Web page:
Sewing for Social Justice
Each of the 12 quilts on display at the Gutman Library this month tackle an issue of our time. Whether the quilt focuses on immigration, gentrification, slut-shaming, or police brutality, its creation is more than just sewing, says Prevention Science and Practice master’s candidate Sara Trail. Each is an exploration of a young person’s identity and empowerment as guided by Trail’s Social Justice Sewing Academy (SJSA), an endeavor that allows students to find their voices about issues that matter most to them through sewing.
The idea for the SJSA came to Trail following a visit last year to HGSE’s Alumni of Color Conference (AOCC), the theme of which explored social justice work with young people. Trail, who has been sewing as long as she can remember, left inspired to use sewing in this capacity. A senior at University of California–Berkeley at the time of her AOCC visit, Trail applied for the Judith Lee Stronach Baccalaureate Prize at Berkeley, which "supports intellectual and creative pursuits that heighten awareness of issues of social consciousness and contribute to the public good." The prize provided funding and time this summer for Trail to focus on SJSA.
Trail developed a curriculum that focuses on reading, research, poetry, design, and drawing. “It is really activist art-making,” she says, noting how art can impact social justice facing people and their communities. “I’m enabling kids to create. It’s not just about me. I can teach anyone to sew but I want to empower kids.”
This summer alone, Trail’s Social Justice Academy brought the art of sewing quilts to hundreds of young people throughout the San Francisco Bay area and Chicago. “There is a lot of hesitancy at first,” Trail says, noting that sewing might not be considered cool by today’s kids who are armed with iPads and cell phones.
“Students would say, ‘Sewing is whack,’” Trail says. But upon seeing all the different things one can sew, and as they continued working through the social justice curriculum Trail developed, students would become enraptured with the project, ultimately producing beautiful work, including the quilts on display at Gutman.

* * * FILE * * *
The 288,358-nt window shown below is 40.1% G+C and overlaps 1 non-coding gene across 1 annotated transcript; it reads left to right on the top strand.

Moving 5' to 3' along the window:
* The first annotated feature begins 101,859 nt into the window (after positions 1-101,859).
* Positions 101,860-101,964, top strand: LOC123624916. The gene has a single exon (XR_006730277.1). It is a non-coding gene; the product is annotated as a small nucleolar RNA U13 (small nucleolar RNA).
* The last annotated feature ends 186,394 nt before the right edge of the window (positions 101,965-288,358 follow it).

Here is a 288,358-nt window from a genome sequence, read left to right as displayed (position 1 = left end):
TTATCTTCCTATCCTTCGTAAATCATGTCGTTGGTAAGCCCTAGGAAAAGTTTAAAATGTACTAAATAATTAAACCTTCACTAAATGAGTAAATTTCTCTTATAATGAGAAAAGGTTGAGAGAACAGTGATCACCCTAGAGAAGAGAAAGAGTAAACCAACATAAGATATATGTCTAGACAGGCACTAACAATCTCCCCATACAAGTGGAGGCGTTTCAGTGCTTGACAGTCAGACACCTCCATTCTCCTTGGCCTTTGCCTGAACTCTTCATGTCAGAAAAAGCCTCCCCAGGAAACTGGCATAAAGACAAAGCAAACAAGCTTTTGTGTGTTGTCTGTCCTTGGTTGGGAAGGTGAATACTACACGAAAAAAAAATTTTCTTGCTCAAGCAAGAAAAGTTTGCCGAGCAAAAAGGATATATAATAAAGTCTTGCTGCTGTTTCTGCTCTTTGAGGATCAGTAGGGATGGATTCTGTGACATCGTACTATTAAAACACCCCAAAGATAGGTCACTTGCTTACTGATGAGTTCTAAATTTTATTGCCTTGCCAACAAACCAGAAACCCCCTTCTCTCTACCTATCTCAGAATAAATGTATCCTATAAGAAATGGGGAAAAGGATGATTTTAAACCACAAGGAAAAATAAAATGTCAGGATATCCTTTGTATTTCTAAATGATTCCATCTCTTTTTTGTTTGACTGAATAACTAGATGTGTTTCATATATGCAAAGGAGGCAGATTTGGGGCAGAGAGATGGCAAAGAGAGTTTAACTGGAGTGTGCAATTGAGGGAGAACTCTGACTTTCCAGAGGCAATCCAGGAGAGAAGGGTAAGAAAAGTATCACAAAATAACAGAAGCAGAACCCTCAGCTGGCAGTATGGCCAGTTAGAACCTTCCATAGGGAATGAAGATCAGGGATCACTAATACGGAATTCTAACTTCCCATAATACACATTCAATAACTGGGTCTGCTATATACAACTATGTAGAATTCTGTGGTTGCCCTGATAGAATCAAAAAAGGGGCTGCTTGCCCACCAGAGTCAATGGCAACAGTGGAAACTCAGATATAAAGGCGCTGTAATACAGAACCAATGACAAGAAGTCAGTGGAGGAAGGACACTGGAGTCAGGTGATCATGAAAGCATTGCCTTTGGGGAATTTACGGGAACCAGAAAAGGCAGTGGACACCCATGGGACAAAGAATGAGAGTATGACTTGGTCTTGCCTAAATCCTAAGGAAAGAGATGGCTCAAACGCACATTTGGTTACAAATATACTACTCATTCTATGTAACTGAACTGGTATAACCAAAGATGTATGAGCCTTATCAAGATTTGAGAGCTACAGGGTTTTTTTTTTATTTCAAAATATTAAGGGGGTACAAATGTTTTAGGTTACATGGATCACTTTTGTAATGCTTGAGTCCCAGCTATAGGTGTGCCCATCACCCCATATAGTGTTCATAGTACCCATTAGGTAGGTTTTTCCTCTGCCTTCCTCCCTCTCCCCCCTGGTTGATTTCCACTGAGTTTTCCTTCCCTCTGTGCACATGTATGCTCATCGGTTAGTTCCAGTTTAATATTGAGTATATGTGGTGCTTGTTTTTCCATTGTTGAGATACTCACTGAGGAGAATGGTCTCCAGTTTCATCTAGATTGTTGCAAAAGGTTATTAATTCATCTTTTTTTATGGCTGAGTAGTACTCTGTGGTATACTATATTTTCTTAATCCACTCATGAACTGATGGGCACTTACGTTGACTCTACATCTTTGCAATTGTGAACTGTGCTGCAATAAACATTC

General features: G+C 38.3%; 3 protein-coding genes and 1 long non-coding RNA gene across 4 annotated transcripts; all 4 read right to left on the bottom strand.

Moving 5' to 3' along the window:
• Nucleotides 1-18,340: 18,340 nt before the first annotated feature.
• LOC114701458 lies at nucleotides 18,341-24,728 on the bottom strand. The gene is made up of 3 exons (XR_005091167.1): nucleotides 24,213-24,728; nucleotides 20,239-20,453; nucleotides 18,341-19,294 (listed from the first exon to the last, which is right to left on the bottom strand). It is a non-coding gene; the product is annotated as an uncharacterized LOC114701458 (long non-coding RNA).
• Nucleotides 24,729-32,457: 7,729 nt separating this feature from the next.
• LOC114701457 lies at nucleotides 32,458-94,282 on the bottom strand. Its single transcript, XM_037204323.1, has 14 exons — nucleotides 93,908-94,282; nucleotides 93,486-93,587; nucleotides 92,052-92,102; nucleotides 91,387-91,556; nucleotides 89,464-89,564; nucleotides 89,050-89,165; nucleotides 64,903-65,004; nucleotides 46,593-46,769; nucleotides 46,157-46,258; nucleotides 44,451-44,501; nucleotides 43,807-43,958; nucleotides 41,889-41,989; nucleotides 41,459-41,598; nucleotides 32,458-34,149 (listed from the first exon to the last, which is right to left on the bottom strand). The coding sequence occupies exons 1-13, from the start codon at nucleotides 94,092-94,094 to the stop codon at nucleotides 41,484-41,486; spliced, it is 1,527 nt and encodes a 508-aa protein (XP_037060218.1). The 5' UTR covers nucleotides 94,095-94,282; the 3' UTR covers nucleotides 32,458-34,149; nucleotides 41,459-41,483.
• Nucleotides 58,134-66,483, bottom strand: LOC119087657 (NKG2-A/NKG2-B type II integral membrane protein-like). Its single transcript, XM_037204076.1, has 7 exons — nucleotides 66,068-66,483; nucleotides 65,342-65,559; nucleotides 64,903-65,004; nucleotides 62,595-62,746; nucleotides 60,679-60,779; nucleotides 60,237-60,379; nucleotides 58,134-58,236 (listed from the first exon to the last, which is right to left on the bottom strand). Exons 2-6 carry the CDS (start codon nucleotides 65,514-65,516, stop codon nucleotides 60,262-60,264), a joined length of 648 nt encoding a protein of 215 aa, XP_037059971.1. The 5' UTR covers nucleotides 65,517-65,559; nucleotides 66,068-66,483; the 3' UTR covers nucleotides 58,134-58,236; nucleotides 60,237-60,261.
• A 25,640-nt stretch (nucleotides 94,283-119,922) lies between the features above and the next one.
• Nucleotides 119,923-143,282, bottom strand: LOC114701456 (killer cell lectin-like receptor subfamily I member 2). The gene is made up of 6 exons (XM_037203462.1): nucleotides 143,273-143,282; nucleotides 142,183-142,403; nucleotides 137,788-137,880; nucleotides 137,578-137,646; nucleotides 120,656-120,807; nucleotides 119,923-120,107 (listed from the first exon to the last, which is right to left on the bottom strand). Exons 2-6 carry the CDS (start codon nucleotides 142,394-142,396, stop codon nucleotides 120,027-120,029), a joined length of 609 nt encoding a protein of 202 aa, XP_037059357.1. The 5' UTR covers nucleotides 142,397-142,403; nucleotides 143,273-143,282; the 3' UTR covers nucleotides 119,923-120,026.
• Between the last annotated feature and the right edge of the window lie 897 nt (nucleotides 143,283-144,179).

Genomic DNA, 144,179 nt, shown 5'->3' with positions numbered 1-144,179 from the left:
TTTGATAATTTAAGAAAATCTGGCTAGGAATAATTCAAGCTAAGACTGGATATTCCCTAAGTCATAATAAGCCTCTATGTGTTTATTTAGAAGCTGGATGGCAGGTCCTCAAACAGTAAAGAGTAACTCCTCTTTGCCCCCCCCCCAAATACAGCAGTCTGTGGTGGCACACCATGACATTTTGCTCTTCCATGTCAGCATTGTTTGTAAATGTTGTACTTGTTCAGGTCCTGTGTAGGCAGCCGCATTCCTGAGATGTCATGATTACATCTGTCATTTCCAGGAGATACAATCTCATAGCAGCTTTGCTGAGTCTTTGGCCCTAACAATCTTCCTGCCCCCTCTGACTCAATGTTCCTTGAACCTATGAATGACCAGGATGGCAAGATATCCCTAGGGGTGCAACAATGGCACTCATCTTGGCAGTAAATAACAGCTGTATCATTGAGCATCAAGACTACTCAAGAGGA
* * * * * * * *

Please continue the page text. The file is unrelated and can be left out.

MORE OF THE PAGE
Trail’s passion for sewing came early. At just four-years-old, she learned to sew from her grandmother. From that point on, her talent grew and by 13, she landed a successful book deal for the popular Sew with Sara, and later a line of sewing patterns and fabrics.
While traveling the country and offering sewing classes to young people, she took note that her students were predominantly white. This inspired her to create free sewing classes for children of color at her local church. “Often kids of color don't have access or the capital to afford the classes, [or] the sewing machine, tools, fabrics, necessary to attend the classes,” she says. “So in creating the sewing program at church, it being free was really key.”
Though sewing has remained a passion of Trail, she came to the Ed School this fall interested in learning more about intervention and community psychology. Eventually, she hopes to focus on incarcerated youth and alternative schooling, but in the meantime, Trail plans to keep sewing and teaching social justice art.
The next stop for the Social Justice Sewing Academy is the Community Charter School of Cambridge, where Trail will work with principal Ali Nomani, Ed.M.’15, and high school students during the spring semester creating activist art.
“Teaching to make pajamas is one thing but to see a kid excited about activism, social justice, and art is another thing entirely,” she says.
The Social Justice Sewing Academy quilt exhibition is on view at the Gutman Library until October 29.